Agriculture projects give PCHS students work experience
Published 3:13 pm Monday, April 20, 2009
Polk County High students in the agriculture program are completing supervised agriculture experience (SAE) projects, a minimum of 20 hours spent on a project outside of the classroom that provides them with practical work experience in an agriculture related field.
SAEs can take the form of starting a small business, job shadowing, building a physical project and generally exploring careers or hobbies related to agriculture.
Projects can center on plants and or animals and must involve students completing a planned activity that requires them to apply agricultural knowledge and skills. SAEs work to provide students with skills that can also be used to help them get jobs as well as to help them develop management and decision making skills.
&dquo;Some students seem scared or reluctant when we first introduce the project to the class but making SAEs a requirement has opened up a lot of doors for our students,&dquo; says teacher Mitch Davis. &dquo;They are getting out into the community and meeting people, they are learning responsibility, and some are creating opportunities to make money for themselves.&dquo;
&dquo;Students can also use these projects to count towards their graduation project,&dquo; adds Davis. &dquo;Some of these students will also be submitting their projects to the state and will have an opportunity to win state and national awards.&dquo; &bsp;
Jamie Sessoms, a senior, Donovan Stott, a sophomore, and Jamie Hrobak and Alex Stott, both freshmen, recently shared information about their SAEs. Each SAE is unique to the student and reflects the many opportunities that careers in agriculture can offer.
Jamie Sessoms&squo; grandfathers run family farms and she says she hopes to follow in their footsteps. She completed a job-shadowing project last semester with her grandfather, Jimmy Higgins, on his cattle farm and is currently working with her other grandfather, Bob Searcy, on his vegetable farm. She works on daily tasks of cleaning and feeding animals, fertilizing crops and baling hay. She says that it is arduous work, but she enjoys it and plans on helping on her family&squo;s farms in the future.
Similarly, Jamie Hrobak completed a job-shadowing experience at Gerald Pack&squo;s horse farm, where she helped take care of and feed the horses and worked on day-to-day tasks associated with running a successful horse farm. She says that she enjoys the hard work and working with the horses during her job shadowing.
Sophomore Donavan Stott worked with Chris Stott of Stott&squo;s Paving, to build a motocross track in his backyard. He operated heavy equipment and planned the layout to create the half-acre track. His project centered on his love of motorcycle racing and he hopes to continue to pursue his hobby. Stott says that he enjoyed applying skills he learned in class while using the equipment and planning the track.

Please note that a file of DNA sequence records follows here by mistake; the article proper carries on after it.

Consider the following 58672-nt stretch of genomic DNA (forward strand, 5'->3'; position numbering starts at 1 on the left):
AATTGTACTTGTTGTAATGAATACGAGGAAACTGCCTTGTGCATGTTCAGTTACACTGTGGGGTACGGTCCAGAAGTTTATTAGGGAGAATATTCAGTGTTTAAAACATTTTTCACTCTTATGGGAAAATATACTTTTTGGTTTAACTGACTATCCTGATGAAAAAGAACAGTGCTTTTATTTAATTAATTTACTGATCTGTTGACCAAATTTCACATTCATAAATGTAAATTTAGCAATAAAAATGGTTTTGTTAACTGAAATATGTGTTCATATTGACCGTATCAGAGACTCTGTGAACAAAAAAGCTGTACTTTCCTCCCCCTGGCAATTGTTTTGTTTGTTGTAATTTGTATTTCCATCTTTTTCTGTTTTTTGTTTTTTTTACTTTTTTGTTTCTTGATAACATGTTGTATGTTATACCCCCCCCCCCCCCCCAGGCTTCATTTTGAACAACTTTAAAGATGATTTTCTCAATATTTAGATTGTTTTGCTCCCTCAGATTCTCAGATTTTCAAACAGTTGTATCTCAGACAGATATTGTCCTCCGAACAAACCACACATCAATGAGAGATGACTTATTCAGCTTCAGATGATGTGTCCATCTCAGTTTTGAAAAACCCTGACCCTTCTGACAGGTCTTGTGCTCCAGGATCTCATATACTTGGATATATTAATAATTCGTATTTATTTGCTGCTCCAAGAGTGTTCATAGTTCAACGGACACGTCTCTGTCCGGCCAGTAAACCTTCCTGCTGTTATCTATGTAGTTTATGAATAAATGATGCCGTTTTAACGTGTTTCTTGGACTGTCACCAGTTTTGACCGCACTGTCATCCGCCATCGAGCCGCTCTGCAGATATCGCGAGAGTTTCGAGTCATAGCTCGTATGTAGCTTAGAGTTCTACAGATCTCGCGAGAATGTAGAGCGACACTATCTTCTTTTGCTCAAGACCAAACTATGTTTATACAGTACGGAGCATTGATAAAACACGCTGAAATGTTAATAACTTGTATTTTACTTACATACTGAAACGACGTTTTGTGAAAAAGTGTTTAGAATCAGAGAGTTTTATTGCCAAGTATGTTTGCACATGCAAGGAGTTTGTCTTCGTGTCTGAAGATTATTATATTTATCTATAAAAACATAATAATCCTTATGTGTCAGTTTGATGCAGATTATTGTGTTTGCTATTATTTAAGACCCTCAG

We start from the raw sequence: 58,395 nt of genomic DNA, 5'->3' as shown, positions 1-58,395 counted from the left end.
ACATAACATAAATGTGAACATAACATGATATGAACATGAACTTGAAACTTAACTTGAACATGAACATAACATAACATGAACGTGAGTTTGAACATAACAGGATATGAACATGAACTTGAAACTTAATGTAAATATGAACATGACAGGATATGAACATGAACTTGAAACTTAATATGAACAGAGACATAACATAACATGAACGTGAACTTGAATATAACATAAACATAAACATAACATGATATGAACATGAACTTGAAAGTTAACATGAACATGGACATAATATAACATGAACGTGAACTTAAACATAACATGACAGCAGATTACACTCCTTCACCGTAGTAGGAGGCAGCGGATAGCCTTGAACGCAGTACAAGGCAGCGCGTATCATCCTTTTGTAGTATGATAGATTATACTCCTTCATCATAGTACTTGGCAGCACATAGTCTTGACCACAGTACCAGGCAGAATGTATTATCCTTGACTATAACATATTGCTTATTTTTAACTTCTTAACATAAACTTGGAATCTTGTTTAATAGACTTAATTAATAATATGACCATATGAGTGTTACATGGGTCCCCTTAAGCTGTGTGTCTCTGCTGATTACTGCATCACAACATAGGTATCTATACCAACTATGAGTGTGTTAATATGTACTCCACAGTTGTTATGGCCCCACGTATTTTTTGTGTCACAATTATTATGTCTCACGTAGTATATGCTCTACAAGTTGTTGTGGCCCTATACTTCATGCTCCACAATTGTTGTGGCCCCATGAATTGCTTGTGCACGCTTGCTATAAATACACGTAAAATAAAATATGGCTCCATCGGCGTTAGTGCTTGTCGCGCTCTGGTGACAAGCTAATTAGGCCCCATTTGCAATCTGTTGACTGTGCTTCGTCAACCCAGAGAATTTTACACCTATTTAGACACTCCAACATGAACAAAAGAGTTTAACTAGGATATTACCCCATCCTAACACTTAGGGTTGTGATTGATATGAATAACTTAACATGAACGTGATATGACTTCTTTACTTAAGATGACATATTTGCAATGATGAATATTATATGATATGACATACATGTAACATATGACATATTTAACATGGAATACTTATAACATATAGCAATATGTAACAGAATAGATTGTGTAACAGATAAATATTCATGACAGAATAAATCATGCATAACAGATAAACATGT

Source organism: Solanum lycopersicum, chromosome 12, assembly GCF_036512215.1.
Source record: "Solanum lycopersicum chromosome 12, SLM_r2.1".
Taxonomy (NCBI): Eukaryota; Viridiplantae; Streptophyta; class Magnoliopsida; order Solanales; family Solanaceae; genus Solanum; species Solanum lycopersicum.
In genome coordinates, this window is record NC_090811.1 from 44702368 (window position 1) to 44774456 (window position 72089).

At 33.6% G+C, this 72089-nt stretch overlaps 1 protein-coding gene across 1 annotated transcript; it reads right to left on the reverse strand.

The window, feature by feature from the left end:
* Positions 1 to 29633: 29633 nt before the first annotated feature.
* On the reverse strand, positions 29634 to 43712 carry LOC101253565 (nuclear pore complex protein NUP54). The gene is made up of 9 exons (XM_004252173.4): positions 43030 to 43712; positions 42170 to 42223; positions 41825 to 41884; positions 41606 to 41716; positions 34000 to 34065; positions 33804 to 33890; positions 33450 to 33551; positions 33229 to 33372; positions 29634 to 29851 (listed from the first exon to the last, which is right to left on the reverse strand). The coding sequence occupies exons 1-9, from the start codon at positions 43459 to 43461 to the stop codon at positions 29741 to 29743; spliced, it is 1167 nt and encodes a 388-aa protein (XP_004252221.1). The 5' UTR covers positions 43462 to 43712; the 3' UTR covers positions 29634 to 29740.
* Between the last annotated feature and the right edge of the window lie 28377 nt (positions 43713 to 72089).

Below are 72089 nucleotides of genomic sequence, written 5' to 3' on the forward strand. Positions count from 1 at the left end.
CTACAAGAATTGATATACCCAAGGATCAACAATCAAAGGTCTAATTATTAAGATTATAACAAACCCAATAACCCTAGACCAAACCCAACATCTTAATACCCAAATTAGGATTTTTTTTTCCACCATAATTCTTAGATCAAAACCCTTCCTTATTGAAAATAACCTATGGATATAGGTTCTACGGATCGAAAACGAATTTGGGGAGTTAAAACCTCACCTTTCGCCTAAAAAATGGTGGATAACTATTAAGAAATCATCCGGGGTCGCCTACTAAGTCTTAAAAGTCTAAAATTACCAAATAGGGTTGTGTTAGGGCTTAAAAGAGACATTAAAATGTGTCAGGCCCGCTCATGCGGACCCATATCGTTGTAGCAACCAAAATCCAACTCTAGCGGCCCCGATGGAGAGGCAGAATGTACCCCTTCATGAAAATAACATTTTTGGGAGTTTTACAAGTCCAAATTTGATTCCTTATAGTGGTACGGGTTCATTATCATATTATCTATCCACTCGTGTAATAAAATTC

Freshman Alex Stott started a chicken business, building the coops and harvesting eggs as well as tending to and caring for the chickens. She currently has around 40 chickens and some young chicks that she raises.
These students say that their projects require taking responsibility and having a strong work ethic.
Although it is not required, some have invested money into their projects, as in the case of Alex Stott&squo;s chicken business. She says that she is still working to earn back her original investment, but has truly enjoyed the experience. She looks forward to pursuing a career in agriculture in the future, she says.
&dquo;It is hard work, but you learn so much about what it really takes to do these jobs,&dquo; says Jamie Sessoms, a thought that is echoed by the other students. All of the students are articulate and excited about their projects and view the challenges of their experiences as a positive and a realistic taste of careers in agriculture.
All students who take agriculture education classes at Polk County High are required to complete a project. The SAEs fall into the categories of entrepreneurship, placement, research, exploratory, improvement and supplemental.
According to the National FFA Organization, the SAE is the actual, hands-on application of concepts and principles learned in the agriculture education classroom. Students are supervised by their agriculture teachers in cooperation with parents, employers and others in the community who help them develop and achieve their educational and career goals.